Judge not, lest ye be judged. Or something.
I am a Whovian. I am unashamed. In fact, I wrote a whole blog about my love of Doctor Who just a couple of months ago. I also have an enormous crush on Matt Smith. And as the cherry on this particular Emma-cake, I am also a huge lover of musical theatre.
So, when it was announced that Matt Smith was to star in a musical adaptation of Brett Easton Ellis' American Psycho once his time in the TARDIS was over, it was less a question of shall I go, more "WHEN CAN I GO?!"
And so, on Friday 3rd January, I found myself sitting in the tiny Almeida Theatre, desperately double and triple checking that I had switched off my phone. Nobody needs to hear the Doctor Who theme tune going off at a pivotal moment, least of all Matt Smith, I'm sure...
The show starts with a bang. There's no soft dimming of the lights whilst a pretty overture plays - it's a loud bang, sudden darkness and clever use of lighting and stage design to make you feel almost as though you're in a computer game - nothing feels real. Whilst cast members are dotted around the audience to sing the show's opening number - Clean - Matt Smith appears on stage, rising through a trap door wearing nothing but a very small pair of white Y-fronts and an eye mask. Note to self: You're asthmatic. You must remember to breathe when confronted with things like this...
Can I make HIM my New Year's Resolution?!
If you're wondering how the hell anyone could make an enjoyable musical out of a story about a murderous psychopath, then you're not alone. I warned my friend Lizzie (who not only came to see the show with me, but spent over four hours desperately trying to buy tickets online before she was finally successful) that it might be "gory, possibly disturbing and a bit weird."
Words I didn't use were "funny," "slick" and "massively entertaining, yet rather thought-provoking." The truth is, I should have used those words, because that's exactly what American Psycho is.
"Funny?" I hear you cry (I should probably see someone about those voices in my head). Well, yes. The fact is, Ellis' original novel was a satirical tirade against consumerism and society's shallow obsession with things like looks and social standing. So it's no surprise that this musical production takes those themes and cleverly weaves scenes and songs around them, to create humour amongst the blood and gore. From the frankly hilarious ode to the humble business card (Patrick Bateman is not impressed to meet a rival whose card is better than his), to the deliberately witty portrayal of Luis and his unrequited love for Patrick, there are plenty of giggles to be had. Duncan Sheik's clever lyrics manage to both mock the characters and their shallow lives, whilst somehow making them more real and understandable. The girls may be somewhat vacuous, but there is "nothing ironic about (their) love of Manolo Blahnik."
The score is relentlessly catchy - all 80's electro-pop, with classic songs from the era thrown in amongst original numbers. If you're struggling to picture it, think of a typical 80's music video with a serial killer randomly placed amongst the shoulder pads and you probably won't be far off the mark. The era has been perfectly captured through the music, as well as the costumes and the set. Early on in the show, Matt's Patrick Bateman lovingly points out his top of the range Sony Walkman, which gets a big laugh from the modern audience, with their smart phones and mp3 players sitting snugly in their bags.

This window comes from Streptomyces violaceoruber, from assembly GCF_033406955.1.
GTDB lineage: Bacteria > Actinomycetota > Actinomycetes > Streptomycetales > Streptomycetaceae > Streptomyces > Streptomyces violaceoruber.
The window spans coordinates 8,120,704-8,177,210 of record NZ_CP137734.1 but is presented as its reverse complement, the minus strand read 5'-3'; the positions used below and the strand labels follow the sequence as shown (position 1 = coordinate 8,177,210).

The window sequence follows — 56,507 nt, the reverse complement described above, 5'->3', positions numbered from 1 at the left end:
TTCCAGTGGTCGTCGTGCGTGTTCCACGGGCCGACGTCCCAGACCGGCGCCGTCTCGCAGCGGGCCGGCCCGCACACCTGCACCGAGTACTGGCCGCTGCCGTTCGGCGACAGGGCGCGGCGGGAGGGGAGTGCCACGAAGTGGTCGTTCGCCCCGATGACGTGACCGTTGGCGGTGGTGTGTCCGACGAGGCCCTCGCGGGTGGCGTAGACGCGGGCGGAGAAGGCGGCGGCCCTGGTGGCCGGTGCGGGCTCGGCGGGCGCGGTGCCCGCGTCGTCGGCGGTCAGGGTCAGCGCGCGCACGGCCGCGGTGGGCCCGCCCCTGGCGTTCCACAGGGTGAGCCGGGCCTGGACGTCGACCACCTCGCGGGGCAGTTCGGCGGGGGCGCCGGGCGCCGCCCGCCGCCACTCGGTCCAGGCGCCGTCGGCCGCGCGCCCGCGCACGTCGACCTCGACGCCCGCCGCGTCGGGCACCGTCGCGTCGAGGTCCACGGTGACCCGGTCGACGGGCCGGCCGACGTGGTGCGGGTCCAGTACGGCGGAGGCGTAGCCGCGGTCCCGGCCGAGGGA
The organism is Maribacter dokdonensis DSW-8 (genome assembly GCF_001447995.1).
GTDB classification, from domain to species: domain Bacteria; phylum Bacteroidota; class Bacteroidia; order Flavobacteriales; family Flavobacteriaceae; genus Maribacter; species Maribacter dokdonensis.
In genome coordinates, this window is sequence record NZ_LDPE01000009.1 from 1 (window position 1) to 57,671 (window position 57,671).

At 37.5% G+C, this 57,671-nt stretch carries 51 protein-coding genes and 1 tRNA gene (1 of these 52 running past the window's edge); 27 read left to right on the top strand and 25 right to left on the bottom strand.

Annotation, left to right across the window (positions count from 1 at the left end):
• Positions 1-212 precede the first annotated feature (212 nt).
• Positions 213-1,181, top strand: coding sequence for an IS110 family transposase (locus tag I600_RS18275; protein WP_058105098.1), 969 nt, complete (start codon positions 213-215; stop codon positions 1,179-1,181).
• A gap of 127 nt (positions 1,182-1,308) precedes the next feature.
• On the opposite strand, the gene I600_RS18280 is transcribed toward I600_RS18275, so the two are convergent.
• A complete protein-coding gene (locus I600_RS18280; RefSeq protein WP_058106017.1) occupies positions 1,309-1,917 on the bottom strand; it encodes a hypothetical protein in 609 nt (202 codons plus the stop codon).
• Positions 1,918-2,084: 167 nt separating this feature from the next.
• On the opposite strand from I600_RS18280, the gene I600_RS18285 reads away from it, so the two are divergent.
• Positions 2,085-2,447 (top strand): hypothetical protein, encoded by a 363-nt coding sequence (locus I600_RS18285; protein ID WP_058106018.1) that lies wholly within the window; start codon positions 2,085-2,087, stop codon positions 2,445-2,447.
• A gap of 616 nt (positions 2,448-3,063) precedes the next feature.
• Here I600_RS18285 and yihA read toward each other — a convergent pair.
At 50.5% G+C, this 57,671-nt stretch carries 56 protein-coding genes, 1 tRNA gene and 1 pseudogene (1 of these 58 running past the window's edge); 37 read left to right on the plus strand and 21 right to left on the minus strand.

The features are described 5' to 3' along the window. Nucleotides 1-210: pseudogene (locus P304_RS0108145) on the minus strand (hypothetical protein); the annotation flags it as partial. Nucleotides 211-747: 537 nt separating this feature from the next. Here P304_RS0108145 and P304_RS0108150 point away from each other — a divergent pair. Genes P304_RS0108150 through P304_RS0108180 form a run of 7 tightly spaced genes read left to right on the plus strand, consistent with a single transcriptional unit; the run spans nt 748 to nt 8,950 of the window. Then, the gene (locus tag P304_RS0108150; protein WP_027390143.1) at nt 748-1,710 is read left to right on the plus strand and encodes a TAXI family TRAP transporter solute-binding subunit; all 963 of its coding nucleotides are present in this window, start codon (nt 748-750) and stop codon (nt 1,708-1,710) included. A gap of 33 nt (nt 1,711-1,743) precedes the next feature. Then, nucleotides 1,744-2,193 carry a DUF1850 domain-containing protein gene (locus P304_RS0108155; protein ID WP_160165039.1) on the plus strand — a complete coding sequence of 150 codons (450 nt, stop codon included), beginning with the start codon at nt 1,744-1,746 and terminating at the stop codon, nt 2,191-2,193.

The story is excellently told through Roberto Aguirre-Sacasa's writing; the lines are sharp and witty. The cast are clearly enjoying themselves on stage and why wouldn't they be? The show is so cleverly put together that frankly, I wanted to join in. Don't listen to Lizzie when she tells you I only wanted to be involved in the sex scenes...
Which brings me to Matt. Aherm.
I am well known for being a Matt fan girl. I'm not even going to deny it.
This is the point at which I want to basically just go "OHMYGODHEISTHEBESTACTORINTHEWORLDANDHEISSOGORGEOUSANDHECANSING." Instead, I will attempt to be slightly controlled...
Matt Smith is an incredible actor. I knew this already (not only from Doctor Who) but this show proved it beyond all reasonable doubt. Let's think about the character Matt was playing: Patrick Bateman is a delusional, immoral, shallow individual who harbours murderous fantasies about his family and friends. It's hard to like someone like that, at least at face value. And yet Matt presented us with a version of Bateman that it was impossible not to feel something for. He made him human. Here was not simply a psychopath, but a rather frightened and deeply troubled individual who, for all his swagger and charm, had very little real confidence in himself and found that the world in which he lived left him feeling empty and anxious. It was impossible not to harbour a little sympathy for him.
Matt's portrayal was in a class of its own. There were several layers to his Patrick Bateman - not an easy task, when the character seems, on the face of it, incredibly shallow. Not only was Matt cold and calculating when he needed to be, but his delivery of the wittier lines was spot on; he could make me laugh one second and have me wanting to hide behind a cushion the next (maybe that's the Whovian in me).
I may be biased, but this fan girl was thrilled with what she saw. But in truth, the whole show was excellent. I can't praise it highly enough. It's a testament to it that my analysis at the end was: "I'd love to see that again; even if Matt wasn't in it."
So if - WHEN - this fabulous visual feast transfers to the West End, I implore you to buy a ticket. Otherwise I'll have to cut you into tiny pieces and hide you in a bath tub...
Oh and to answer the question you may have in your heads... No, I didn't get to meet Matt Smith. I know. I was gutted too. But he did wave at me and smile and it was enough to make my day. Thanks Matt. :-)